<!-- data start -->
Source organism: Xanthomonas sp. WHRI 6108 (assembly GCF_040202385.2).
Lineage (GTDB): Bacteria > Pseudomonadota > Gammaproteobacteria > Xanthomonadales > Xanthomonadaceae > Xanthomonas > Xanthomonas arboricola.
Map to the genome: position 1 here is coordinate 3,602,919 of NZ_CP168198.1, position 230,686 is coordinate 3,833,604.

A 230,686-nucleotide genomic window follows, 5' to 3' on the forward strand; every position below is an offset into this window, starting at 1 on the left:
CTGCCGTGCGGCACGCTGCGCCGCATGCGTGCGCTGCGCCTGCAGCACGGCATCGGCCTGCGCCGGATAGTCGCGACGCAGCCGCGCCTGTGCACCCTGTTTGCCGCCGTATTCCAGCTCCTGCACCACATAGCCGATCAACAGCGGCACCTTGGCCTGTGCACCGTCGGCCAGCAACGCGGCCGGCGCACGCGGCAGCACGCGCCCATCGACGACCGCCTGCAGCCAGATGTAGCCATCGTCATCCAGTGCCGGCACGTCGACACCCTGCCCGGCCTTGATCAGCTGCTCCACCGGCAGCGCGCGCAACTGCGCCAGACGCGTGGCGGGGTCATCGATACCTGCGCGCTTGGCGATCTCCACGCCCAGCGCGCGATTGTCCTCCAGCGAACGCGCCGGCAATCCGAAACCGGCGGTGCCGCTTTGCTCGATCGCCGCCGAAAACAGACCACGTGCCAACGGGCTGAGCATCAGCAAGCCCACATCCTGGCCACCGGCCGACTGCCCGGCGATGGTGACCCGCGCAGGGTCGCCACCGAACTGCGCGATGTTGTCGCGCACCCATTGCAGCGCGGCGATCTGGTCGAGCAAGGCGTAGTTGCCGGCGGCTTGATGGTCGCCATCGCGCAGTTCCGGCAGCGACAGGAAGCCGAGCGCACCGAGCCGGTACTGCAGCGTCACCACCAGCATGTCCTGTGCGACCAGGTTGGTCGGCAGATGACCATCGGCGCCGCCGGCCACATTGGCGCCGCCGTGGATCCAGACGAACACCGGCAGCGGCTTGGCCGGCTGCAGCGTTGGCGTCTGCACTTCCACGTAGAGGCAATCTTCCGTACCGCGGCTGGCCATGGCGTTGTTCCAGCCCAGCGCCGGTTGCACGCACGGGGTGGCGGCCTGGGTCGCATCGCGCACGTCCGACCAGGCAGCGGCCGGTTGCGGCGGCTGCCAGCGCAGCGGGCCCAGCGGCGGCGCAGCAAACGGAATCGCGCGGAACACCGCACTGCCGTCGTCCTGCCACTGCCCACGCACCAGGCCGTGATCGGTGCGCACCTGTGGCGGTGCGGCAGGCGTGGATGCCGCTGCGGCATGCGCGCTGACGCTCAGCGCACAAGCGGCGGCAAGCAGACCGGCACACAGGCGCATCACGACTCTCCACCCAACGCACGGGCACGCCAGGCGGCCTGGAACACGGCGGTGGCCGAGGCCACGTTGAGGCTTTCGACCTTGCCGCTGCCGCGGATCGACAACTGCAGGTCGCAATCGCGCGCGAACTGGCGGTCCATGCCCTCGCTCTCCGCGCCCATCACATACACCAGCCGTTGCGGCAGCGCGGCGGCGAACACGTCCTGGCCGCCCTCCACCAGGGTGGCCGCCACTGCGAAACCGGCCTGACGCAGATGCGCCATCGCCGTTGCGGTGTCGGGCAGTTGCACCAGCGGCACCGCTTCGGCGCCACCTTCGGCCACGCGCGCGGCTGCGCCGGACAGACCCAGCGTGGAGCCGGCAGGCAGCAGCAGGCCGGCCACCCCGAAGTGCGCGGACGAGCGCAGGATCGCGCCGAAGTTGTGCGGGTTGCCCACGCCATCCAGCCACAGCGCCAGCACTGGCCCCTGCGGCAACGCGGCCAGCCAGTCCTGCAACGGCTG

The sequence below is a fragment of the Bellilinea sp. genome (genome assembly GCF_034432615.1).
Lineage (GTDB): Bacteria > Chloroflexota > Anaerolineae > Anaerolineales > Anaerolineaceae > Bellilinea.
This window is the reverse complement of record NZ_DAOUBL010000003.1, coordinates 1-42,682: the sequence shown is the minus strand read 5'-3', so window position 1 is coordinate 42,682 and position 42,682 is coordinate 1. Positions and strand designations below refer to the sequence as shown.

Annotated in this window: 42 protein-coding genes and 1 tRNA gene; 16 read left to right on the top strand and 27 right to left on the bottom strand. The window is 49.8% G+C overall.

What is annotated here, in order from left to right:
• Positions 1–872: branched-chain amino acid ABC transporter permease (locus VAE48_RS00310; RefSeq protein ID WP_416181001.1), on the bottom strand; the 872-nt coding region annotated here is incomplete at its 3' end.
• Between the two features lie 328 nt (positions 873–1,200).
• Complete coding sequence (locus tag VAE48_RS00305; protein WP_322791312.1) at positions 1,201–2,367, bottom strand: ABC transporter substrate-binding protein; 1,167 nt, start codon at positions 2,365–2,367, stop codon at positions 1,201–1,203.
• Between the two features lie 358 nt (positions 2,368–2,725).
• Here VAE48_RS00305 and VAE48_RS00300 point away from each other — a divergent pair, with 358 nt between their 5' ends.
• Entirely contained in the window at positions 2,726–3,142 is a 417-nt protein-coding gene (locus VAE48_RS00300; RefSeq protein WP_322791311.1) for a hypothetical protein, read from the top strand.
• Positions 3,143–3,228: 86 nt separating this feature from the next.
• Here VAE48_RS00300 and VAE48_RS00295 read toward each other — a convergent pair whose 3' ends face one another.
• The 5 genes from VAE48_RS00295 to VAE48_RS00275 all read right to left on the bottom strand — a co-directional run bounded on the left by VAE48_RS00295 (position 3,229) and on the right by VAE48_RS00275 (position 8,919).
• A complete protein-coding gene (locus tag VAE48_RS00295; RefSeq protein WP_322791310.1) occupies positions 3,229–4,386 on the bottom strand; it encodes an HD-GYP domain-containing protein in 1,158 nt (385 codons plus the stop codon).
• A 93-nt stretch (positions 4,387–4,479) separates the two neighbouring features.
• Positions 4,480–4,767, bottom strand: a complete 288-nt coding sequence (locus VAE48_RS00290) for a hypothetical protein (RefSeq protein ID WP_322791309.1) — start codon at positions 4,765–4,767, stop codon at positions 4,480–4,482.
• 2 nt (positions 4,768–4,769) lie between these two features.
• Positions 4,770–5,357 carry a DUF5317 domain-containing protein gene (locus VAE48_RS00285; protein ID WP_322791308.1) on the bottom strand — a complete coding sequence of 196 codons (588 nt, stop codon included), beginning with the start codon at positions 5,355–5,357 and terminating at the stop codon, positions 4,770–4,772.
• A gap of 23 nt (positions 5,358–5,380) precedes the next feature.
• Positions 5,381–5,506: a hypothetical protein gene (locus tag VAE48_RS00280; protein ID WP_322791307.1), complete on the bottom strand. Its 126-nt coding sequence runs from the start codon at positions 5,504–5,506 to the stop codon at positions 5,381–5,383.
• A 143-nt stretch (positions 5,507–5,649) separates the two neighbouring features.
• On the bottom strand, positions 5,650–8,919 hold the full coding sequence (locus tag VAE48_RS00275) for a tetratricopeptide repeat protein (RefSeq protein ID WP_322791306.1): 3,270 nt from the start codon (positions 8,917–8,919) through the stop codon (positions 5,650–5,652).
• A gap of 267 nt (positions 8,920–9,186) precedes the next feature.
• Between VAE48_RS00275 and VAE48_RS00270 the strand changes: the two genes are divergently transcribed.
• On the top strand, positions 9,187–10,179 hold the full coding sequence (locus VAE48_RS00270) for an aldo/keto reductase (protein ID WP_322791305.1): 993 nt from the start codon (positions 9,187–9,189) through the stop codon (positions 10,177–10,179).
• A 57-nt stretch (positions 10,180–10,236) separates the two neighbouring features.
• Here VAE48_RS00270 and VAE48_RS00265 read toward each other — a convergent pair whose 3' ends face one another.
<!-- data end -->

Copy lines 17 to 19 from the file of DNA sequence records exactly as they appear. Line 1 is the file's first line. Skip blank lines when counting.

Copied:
• Positions 3,143–3,228: 86 nt separating this feature from the next.
• Here VAE48_RS00300 and VAE48_RS00295 read toward each other — a convergent pair whose 3' ends face one another.
• The 5 genes from VAE48_RS00295 to VAE48_RS00275 all read right to left on the bottom strand — a co-directional run bounded on the left by VAE48_RS00295 (position 3,229) and on the right by VAE48_RS00275 (position 8,919).